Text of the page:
In the datasets with an input half-life of 800 days, error model selection using the AIC would lead to selection of the constant variance fit in almost all cases for separate evaluations and in the majority of cases for the simultaneous fits (Table 4). This can be explained by the fact that the residues hardly decrease from the first to the last sampling times so that almost the same variance is used for the random data generation and the two-component error model is overparameterised. In general, using the two-component error model only slightly increased the accuracy of the population mean half-lives in these SFO datasets, judged by the comparison of the statistics given in Table 4.
The additional results for input half-lives of 120 days and 500 days shown in the Supplementary Materials show that the evaluation variants perform uniformly well for 120 days (with the exception of one case of non-convergence with nlme). In the case of 500 days for the input half-life, some cases of unrealistic population half-lives are obtained from separate fits and nlme shows a certain bias towards understimating half-lives, as the median as well as the first and third quartiles obtained in the fits that did converge are around five to ten percent lower than the known values. However, these observations were not as pronounced as for the data generated with a half-life of 800 days.

3.1.2. Synthetic Data for Biphasic Decline with One Transformation Product

To illustrate the synthetic DFOP-SFO data, the nonlinear mixed-effects model fit with the DFOP-SFO and the two-component error model to one of the datasets is shown in Figure 5.
The boxplot for population parameters k2 (second rate constant of the DFOP model) and k_m1 (degradation rate constant of the transformation product) obtained for all 100 datasets using the DFOP-SFO degradation model and the two-component error model are shown in Figure 6.
The initial concentration of the parent compound, the faster parent decline rate constant k1, the DFOP parameter g as well as the formation fraction of the transformation product were recovered by separate and simultaneous fits with similar accuracy and without clear indication of a bias. The use of the two-component error model often led to smaller deviations from the known values. Boxplots for those parameters are shown in the Supplementary Materials.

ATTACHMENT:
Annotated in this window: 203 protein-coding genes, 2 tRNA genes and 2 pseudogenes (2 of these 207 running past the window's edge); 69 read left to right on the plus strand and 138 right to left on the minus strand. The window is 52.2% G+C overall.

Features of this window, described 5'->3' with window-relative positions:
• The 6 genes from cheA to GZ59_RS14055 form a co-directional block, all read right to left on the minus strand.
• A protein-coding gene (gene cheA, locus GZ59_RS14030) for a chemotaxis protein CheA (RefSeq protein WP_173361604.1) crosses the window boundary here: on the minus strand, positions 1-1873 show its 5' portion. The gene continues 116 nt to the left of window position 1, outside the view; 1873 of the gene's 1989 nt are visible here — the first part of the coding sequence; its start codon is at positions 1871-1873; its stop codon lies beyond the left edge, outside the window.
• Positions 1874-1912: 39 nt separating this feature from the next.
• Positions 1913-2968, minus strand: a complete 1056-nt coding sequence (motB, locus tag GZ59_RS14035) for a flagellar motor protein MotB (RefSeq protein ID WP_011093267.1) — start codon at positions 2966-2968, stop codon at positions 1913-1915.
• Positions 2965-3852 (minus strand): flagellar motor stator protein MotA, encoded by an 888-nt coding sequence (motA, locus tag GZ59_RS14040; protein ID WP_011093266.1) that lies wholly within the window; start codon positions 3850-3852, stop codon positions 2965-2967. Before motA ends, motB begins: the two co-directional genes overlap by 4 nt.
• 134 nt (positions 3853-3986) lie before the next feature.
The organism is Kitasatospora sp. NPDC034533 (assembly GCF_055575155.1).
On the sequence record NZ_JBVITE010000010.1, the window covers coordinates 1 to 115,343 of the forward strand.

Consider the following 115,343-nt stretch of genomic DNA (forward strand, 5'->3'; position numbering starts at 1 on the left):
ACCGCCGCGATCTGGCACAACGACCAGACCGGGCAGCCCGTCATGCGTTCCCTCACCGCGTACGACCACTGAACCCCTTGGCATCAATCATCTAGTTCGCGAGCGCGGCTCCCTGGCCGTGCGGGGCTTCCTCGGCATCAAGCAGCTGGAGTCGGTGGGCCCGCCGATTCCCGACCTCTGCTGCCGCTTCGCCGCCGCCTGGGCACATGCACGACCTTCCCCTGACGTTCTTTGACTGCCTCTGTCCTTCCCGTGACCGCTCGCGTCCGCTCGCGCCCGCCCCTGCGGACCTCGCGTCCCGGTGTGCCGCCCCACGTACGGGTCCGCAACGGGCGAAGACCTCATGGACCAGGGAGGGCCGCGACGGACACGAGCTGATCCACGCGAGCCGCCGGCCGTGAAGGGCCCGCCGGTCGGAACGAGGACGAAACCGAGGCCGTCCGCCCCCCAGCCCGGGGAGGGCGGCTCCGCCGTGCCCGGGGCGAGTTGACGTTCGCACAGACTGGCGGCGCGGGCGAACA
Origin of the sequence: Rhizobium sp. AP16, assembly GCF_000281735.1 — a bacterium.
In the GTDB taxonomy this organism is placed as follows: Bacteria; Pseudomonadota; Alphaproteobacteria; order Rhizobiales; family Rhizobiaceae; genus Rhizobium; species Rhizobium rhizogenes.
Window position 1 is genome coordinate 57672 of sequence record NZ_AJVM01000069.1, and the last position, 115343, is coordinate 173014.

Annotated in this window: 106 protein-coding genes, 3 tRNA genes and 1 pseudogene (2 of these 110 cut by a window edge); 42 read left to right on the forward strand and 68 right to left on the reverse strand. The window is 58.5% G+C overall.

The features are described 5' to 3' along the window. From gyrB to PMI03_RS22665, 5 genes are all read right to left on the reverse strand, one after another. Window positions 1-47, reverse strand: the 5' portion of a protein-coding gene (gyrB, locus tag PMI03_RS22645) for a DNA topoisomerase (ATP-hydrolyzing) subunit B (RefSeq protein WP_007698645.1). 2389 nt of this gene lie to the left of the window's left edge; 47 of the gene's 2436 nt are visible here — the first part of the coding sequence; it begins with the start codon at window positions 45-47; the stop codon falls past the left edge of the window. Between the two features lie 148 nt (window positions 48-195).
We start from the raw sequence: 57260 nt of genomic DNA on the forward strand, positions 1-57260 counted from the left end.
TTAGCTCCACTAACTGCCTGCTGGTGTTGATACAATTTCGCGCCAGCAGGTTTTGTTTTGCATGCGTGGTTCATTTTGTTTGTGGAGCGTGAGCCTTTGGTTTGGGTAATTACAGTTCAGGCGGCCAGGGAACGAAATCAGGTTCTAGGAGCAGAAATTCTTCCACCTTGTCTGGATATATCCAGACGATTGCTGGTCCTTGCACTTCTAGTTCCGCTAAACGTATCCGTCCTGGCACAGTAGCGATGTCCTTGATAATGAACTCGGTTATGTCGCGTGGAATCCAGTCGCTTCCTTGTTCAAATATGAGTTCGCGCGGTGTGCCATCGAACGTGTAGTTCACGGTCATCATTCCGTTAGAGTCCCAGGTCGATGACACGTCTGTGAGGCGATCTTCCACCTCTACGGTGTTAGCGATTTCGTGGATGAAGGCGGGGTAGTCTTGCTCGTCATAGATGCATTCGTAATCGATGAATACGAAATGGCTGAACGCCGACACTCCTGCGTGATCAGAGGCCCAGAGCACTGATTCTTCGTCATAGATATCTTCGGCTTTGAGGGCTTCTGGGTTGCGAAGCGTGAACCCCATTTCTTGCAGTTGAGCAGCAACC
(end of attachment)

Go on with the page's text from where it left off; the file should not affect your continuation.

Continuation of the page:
For the slower parent decline rate constant k2, a large difference between separate and simultaneous evaluations was found. For the decline rate constant of the transformation product k_m1, this difference was even larger (Figure 6). For both parameters, the SAEM fit with the two-component error model resulted in the best agreement with the expected results.

3.2. Experimental Data

3.2.1. Experimental Data for 2,4-D and Two Transformation Products

A detailed documentation of the separate evaluations of the data for each soil according to the FOCUS guidance [3], including the kinetic model selection for each soil is shown in the Supplementary Materials. SFO kinetics were selected for the parent compound in all five soils. Based on the EU assessment, the degradation pathway is assumed to be linear from the parent compound to DCP, which further degrades to DCA. The model acronym SFO-SFO-SFO is used for this degradation model.
In two of the soils, the formation fraction from DCP to DCA is practically one. Therefore, a simplified degradation model without a formation fraction from DCP to DCA was additionally checked. In this model, there is no pathway from DCP to the sink compartment (CO2, non-extractable residues or other, unknown transformation products). The acronym used here for this simplified degradation model is SFO-SFO(ns)-SFO, where the ‘ns’ in parentheses stands for ‘no sink’. The degradation rate constants obtained in the separate evaluations were normalised to reference conditions and their mean values were calculated as an estimate for the population of agricultural soils in the EU.
A number of alternative degradation model and error model combinations were fitted with nlme and with saemix. For nlme, only the fit of the simplified degradation model in combination with constant variance converged without adaptation of the control parameters. Out of the two variants for which convergence could be obtained, the reduced degradation model combined with the variance by variable error model gave the lowest AIC (see the Supplementary Materials for details). Only the results obtained with saemix are shown here.
In the fit of the full degradation model with constant variance parts of the Fisher information matrix used for the calculation of confidence intervals could not be inverted. However, when the two-component error model was used, the fit converged and this problem did not occur. The simplified degradation model without the pathway from DCP to sink was also fitted with saemix, but the full model was preferred based on comparison of the AIC values (see the Supplementary Materials).